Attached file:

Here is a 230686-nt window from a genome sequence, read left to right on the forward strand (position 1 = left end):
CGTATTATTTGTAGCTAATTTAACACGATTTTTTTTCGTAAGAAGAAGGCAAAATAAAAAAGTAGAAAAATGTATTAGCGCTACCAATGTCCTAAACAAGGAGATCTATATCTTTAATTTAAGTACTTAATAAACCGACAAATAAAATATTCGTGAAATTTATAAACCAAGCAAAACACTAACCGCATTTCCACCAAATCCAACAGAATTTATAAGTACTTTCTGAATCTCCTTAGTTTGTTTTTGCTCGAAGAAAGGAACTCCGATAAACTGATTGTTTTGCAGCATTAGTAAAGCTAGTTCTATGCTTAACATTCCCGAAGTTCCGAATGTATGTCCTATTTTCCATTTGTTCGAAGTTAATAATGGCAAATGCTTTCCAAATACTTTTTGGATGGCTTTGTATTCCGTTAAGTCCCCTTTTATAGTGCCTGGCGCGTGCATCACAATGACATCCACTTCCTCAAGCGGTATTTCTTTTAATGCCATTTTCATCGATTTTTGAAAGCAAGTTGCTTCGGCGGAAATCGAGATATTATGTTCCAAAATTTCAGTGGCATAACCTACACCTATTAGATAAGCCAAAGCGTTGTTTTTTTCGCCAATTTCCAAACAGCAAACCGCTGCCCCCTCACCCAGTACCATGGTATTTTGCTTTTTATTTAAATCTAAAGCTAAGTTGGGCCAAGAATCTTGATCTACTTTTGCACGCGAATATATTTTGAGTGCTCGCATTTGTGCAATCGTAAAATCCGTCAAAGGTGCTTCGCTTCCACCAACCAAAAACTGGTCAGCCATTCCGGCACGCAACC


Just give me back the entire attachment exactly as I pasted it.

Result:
Here is a 230686-nt window from a genome sequence, read left to right on the forward strand (position 1 = left end):
CGTATTATTTGTAGCTAATTTAACACGATTTTTTTTCGTAAGAAGAAGGCAAAATAAAAAAGTAGAAAAATGTATTAGCGCTACCAATGTCCTAAACAAGGAGATCTATATCTTTAATTTAAGTACTTAATAAACCGACAAATAAAATATTCGTGAAATTTATAAACCAAGCAAAACACTAACCGCATTTCCACCAAATCCAACAGAATTTATAAGTACTTTCTGAATCTCCTTAGTTTGTTTTTGCTCGAAGAAAGGAACTCCGATAAACTGATTGTTTTGCAGCATTAGTAAAGCTAGTTCTATGCTTAACATTCCCGAAGTTCCGAATGTATGTCCTATTTTCCATTTGTTCGAAGTTAATAATGGCAAATGCTTTCCAAATACTTTTTGGATGGCTTTGTATTCCGTTAAGTCCCCTTTTATAGTGCCTGGCGCGTGCATCACAATGACATCCACTTCCTCAAGCGGTATTTCTTTTAATGCCATTTTCATCGATTTTTGAAAGCAAGTTGCTTCGGCGGAAATCGAGATATTATGTTCCAAAATTTCAGTGGCATAACCTACACCTATTAGATAAGCCAAAGCGTTGTTTTTTTCGCCAATTTCCAAACAGCAAACCGCTGCCCCCTCACCCAGTACCATGGTATTTTGCTTTTTATTTAAATCTAAAGCTAAGTTGGGCCAAGAATCTTGATCTACTTTTGCACGCGAATATATTTTGAGTGCTCGCATTTGTGCAATCGTAAAATCCGTCAAAGGTGCTTCGCTTCCACCAACCAAAAACTGGTCAGCCATTCCGGCACGCAACC